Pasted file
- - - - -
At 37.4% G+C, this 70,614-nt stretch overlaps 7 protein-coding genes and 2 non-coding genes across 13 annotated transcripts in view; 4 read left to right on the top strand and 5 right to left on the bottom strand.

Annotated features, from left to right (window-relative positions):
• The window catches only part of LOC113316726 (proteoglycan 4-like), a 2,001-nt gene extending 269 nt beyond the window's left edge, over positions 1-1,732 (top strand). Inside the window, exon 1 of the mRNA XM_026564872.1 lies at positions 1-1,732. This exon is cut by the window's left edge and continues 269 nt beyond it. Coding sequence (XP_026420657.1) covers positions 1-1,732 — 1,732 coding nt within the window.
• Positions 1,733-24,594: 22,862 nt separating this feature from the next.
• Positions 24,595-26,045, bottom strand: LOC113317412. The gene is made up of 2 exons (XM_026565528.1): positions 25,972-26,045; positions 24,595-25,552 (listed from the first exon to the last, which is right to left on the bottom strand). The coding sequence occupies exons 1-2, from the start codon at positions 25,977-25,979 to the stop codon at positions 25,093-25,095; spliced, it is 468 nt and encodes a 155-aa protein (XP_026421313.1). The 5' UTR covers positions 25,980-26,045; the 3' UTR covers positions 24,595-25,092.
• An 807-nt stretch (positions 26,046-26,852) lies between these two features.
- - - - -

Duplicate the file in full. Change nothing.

At 37.4% G+C, this 70,614-nt stretch overlaps 7 protein-coding genes and 2 non-coding genes across 13 annotated transcripts in view; 4 read left to right on the top strand and 5 right to left on the bottom strand.

Annotated features, from left to right (window-relative positions):
• The window catches only part of LOC113316726 (proteoglycan 4-like), a 2,001-nt gene extending 269 nt beyond the window's left edge, over positions 1-1,732 (top strand). Inside the window, exon 1 of the mRNA XM_026564872.1 lies at positions 1-1,732. This exon is cut by the window's left edge and continues 269 nt beyond it. Coding sequence (XP_026420657.1) covers positions 1-1,732 — 1,732 coding nt within the window.
• Positions 1,733-24,594: 22,862 nt separating this feature from the next.
• Positions 24,595-26,045, bottom strand: LOC113317412. The gene is made up of 2 exons (XM_026565528.1): positions 25,972-26,045; positions 24,595-25,552 (listed from the first exon to the last, which is right to left on the bottom strand). The coding sequence occupies exons 1-2, from the start codon at positions 25,977-25,979 to the stop codon at positions 25,093-25,095; spliced, it is 468 nt and encodes a 155-aa protein (XP_026421313.1). The 5' UTR covers positions 25,980-26,045; the 3' UTR covers positions 24,595-25,092.
• An 807-nt stretch (positions 26,046-26,852) lies between these two features.